This content is part of a series.
The 12 Disciples Series (9 of 12)
James the Less (Younger) – An Ordinary Guy
Mark l5:4O-16:3; Matt. 20:20-28; 25:31-40
INTRO: Oh how we all want to be special, popular, or famous! It was no different with most of Jesus' disciples! James and John wanted to have the right and left seats next to Jesus when He ruled the world ... Peter was always up front grabbing attention about how strong his commitment was, Simon the Zealot wanted to conquer Rome and free the nation – to be a hero. Matthew while he was a tax collector wanted riches and fame from Rome. One guy however was content to just be the "ORDINARY" guy in the group, his name was JAMES THE LESS or JAMES THE YOUNGER. He was called the younger or “less” because he was Matthew's younger brother. Tradition says he too was a tax collector before becoming a disciple, but evidently not as famous or cutthroat as his older brother Matthew.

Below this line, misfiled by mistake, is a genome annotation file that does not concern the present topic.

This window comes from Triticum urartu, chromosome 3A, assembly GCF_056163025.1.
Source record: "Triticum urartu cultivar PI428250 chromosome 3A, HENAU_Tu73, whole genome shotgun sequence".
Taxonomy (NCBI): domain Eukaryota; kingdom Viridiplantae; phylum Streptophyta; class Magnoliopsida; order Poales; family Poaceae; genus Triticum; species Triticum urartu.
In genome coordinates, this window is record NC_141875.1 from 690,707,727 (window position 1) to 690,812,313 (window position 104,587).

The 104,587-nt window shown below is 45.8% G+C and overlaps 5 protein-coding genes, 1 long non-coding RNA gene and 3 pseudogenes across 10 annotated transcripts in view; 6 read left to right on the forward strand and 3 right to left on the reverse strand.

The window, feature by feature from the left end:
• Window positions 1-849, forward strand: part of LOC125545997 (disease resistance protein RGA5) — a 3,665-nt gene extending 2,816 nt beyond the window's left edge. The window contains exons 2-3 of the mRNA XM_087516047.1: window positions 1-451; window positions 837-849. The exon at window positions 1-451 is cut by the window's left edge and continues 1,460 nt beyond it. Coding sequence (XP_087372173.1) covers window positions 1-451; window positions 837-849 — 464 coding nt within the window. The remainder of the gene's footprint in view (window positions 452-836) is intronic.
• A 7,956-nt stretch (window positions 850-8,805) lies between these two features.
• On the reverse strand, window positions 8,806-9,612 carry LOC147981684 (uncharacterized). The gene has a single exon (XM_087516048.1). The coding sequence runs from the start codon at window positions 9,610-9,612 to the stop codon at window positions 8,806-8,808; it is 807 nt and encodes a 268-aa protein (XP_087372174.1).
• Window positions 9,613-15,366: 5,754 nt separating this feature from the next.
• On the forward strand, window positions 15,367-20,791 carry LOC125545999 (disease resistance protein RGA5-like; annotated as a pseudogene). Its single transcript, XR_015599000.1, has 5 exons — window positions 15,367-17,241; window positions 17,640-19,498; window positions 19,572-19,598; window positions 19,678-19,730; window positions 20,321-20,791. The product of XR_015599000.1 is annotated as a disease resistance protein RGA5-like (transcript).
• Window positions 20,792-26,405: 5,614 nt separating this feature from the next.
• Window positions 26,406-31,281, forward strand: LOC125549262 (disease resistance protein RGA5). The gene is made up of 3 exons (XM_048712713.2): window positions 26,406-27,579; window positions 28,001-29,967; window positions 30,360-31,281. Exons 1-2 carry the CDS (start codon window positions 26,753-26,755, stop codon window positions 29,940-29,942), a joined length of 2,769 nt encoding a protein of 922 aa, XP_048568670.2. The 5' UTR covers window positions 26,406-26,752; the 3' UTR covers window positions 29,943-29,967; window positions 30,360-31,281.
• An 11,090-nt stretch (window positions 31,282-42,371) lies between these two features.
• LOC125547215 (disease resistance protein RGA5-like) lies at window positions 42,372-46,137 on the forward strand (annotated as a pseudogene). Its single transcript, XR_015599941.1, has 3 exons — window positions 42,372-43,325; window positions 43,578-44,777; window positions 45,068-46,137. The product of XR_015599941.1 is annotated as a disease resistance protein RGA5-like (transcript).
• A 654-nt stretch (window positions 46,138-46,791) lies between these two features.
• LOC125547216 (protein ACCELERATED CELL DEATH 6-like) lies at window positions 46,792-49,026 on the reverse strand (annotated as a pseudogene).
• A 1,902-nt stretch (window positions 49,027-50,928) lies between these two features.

Most of us dream of being something greater than just ordinary, and there will probably be a few times in your life when you will attract greater attention, but most of life will likely be filled with boring ordinary days.
While we may have a tendency to look down upon this ordinary life of ours, it is here that much of the good of our lives actually develops. These “ordinary” times are just as valuable as the greater moments even if others don't think so!
ILLUS: The great composer Irving Berlin wrote some of the greatest songs known to man, i.e. "God Bless America," "I'm Dreaming of a White Christmas," and others. One day when interviewed he wished the man interviewing him to ask him this question "What do you think of the many songs you've written that didn't become hits (or famous)?" Berlin's answer to this was instructive: "I still think they are wonderful!" To him they were just as wonderful as the other ones he did, just nobody else thought so! This is how God looks at the famous and the not so famous saints, the great ones are grea ...
There are 13886 characters in the full content. This excerpt only shows a 2000 character sample of the full content.